The WNBA season kicked off Saturday with a statement against racial injustice. As the national anthem played just before tip off, Seattle Storm and New York Liberty players dropped their basketballs, walked off the court and headed back to their respective locker rooms as part of the social justice initiative the WNBA announced it will take earlier this month.
As the national anthem was played, the @nyliberty and @seattlestorm walked off the floor as part of the social justice initiative. pic.twitter.com/VihH5X3Yzh
The league announced on July 6 hat the season will be dedicated to raising awareness about social justice issues. The effort includes warm up uniforms with the messages “Say her name” and “Black Lives Matter,” and the formation of a player-led Social Justice Council. Since the announcement, dozens of WNBA players and teams have shared messages on social media against prominent social justice issues, including the death of Breonna Taylor.
Before the first game of the season began, New York Liberty point guard Layshia Clarendon and Seattle Storm forward Breanna Stewart also addressed their fellow teams, saying that this season is dedicated to Taylor and the Black Lives Matter movement.
“We are dedicating this season to Breonna Taylor, an outstanding EMT who was murdered over 130 days ago in her home. Breonna Taylor was dedicated and committed to uplifting everyone around her,” Clarendon said. “We’re also dedicating this season to Say Her Name campaign, a campaign committed to saying the names and fighting for justice for Black women, Black women who are so often forgotten in this fight for justice, who do not have people marching in the streets for them.”
[email protected] and @breannastewart address the 2020 #WNBA season being dedicated to Breonna Taylor and the Black Lives Matter Movement. pic.twitter.com/BNWrErjeWP
“We will say her name: Sandra Bland, Atatiana Jefferson, Dominique Remy Fells, and Breonna Taylor,
Clarendon said. “We will be a voice for the voiceless.”
Stewart then led the teams in a moment of silence for 26 seconds to represent the age Taylor was when she died.
Taylor was asleep in her bed on the night of March 13 in Louisville, Kentucky, when police used a no-knock warrant to enter her and her boyfriend’s home and opened fire. The police have said that they were searching for narcotics as part of a drug investigation, but according to a lawsuit from her family, no drugs were ever found.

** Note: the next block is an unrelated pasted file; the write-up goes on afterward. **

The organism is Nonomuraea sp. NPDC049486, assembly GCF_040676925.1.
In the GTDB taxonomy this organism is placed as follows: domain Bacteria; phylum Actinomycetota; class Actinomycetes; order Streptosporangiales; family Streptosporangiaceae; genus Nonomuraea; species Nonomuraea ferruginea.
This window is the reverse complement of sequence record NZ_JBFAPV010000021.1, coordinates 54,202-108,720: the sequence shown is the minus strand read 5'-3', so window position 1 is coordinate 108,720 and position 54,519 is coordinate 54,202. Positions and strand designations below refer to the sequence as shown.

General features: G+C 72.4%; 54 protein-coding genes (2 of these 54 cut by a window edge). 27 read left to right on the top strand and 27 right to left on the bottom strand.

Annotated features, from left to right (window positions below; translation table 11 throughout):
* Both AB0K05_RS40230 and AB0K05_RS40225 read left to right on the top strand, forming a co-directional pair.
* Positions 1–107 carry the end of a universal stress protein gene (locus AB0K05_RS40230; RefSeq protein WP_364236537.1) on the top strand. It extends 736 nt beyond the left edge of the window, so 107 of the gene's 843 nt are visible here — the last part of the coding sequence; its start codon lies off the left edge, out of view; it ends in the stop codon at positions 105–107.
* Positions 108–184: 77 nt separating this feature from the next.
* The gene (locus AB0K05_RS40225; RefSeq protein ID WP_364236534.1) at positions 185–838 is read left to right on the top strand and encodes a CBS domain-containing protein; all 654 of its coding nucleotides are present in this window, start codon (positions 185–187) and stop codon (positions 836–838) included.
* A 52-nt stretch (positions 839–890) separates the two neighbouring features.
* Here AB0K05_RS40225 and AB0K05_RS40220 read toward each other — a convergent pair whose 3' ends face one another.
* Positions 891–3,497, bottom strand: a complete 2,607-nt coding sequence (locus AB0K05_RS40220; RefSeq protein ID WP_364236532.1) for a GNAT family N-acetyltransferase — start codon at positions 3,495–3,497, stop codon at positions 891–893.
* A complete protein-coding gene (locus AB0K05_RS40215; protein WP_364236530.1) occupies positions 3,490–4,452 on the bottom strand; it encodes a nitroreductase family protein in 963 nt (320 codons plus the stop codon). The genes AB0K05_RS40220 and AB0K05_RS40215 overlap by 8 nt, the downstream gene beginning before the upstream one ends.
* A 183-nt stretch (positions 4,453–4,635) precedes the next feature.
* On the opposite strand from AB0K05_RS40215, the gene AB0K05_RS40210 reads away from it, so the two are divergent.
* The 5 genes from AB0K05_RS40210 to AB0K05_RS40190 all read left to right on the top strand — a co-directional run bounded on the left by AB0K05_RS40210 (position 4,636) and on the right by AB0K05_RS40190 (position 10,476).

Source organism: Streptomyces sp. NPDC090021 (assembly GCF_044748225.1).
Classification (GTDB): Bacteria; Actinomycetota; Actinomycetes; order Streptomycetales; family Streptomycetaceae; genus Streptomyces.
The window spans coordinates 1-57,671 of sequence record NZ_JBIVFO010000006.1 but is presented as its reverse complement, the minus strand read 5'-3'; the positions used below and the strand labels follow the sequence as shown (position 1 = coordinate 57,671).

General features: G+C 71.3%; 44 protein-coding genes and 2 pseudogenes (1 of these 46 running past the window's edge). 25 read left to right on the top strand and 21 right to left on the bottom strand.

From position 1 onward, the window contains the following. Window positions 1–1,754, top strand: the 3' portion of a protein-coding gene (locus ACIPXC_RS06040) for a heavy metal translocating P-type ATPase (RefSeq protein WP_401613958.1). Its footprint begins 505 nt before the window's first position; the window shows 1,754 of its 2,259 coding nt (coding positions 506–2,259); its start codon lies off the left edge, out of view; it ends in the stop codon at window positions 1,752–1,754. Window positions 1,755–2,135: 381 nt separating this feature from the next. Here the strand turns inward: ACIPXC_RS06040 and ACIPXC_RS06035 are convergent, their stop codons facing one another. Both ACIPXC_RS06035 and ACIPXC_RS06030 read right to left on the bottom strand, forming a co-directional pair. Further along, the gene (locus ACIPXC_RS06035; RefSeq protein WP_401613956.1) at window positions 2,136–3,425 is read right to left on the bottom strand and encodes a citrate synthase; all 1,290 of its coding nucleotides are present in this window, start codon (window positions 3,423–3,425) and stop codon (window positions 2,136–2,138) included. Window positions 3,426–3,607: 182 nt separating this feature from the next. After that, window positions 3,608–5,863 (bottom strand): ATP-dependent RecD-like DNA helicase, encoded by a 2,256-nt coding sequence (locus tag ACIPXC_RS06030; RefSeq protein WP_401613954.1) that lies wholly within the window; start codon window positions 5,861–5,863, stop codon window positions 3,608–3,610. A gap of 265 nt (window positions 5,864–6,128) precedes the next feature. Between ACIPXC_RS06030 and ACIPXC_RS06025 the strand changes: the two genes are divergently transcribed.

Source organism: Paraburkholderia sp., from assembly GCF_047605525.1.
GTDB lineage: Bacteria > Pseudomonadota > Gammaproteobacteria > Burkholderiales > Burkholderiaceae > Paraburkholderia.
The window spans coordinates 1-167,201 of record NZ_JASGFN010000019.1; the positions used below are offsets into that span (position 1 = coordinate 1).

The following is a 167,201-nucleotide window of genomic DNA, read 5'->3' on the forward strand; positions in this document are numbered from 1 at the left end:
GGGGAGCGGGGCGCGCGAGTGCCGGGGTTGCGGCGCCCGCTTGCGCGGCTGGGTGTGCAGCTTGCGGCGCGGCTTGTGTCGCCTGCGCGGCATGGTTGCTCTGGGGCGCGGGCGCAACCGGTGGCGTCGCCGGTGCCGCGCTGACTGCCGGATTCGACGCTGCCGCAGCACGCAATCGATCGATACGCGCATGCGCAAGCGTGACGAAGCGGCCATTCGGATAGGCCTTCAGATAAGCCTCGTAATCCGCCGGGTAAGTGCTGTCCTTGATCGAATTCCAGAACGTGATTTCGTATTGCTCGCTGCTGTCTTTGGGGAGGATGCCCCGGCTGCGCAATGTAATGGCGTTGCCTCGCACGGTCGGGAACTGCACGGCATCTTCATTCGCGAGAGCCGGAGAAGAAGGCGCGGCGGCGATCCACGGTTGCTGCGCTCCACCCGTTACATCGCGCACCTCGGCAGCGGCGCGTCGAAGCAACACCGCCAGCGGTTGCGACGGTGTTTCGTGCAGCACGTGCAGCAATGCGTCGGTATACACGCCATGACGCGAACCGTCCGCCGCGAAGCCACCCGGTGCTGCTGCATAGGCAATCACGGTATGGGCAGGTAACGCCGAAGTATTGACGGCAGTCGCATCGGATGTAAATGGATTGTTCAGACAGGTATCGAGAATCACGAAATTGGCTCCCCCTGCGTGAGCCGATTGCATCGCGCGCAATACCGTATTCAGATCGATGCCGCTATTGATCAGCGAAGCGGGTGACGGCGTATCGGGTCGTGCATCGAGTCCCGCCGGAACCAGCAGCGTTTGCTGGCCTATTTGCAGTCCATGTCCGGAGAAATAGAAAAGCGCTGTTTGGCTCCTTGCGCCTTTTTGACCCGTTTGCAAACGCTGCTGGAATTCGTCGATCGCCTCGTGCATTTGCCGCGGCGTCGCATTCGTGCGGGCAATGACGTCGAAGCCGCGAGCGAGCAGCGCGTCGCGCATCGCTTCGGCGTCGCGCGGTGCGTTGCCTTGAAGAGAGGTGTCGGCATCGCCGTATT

Police shot Taylor multiple times, saying they did so because her boyfriend, Kenneth Walker, had shot at them first. In the lawsuit, Taylor’s family says the officers never announced or identified themselves prior to entering the home, and Walker had shot at them because he thought it was somebody breaking in.
Out of the three officers involved in Taylor’s death, none of have been charged, and only one has been fired from the Louisville police department.
Prior to Saturday’s game, Liberty posted a video message demanding justice for Taylor as well, with players collectively saying “Say her name.”
“A Black woman, daughter, sister, beloved,” they said before recounting the details of what happened in Taylor’s case. “It’s our turn to fight for justice.”
The New York Liberty play and demand justice for #BreonnaTaylor. #SayHerNamehttps://t.co/0jWpTd37ZO pic.twitter.com/OO8rhf8NZR
Many other sports leagues and players have followed similar actions in recent months.
During the MLB season opener on Thursday night, players on the Washington Nationals and New York Yankees knelt during a moment of silence, and held a long piece of black fabric in support of the ongoing racial injustice protests. On Friday, the Tampa Bay Rays tweeted that it was opening day for the MLB, “which means it’s a great day to arrest the killers of Breonna Taylor.” Washington’s NFL team has also announced that it will remove “Redskins” from their name and will go by “Washington football team” until they decided upon a new name.
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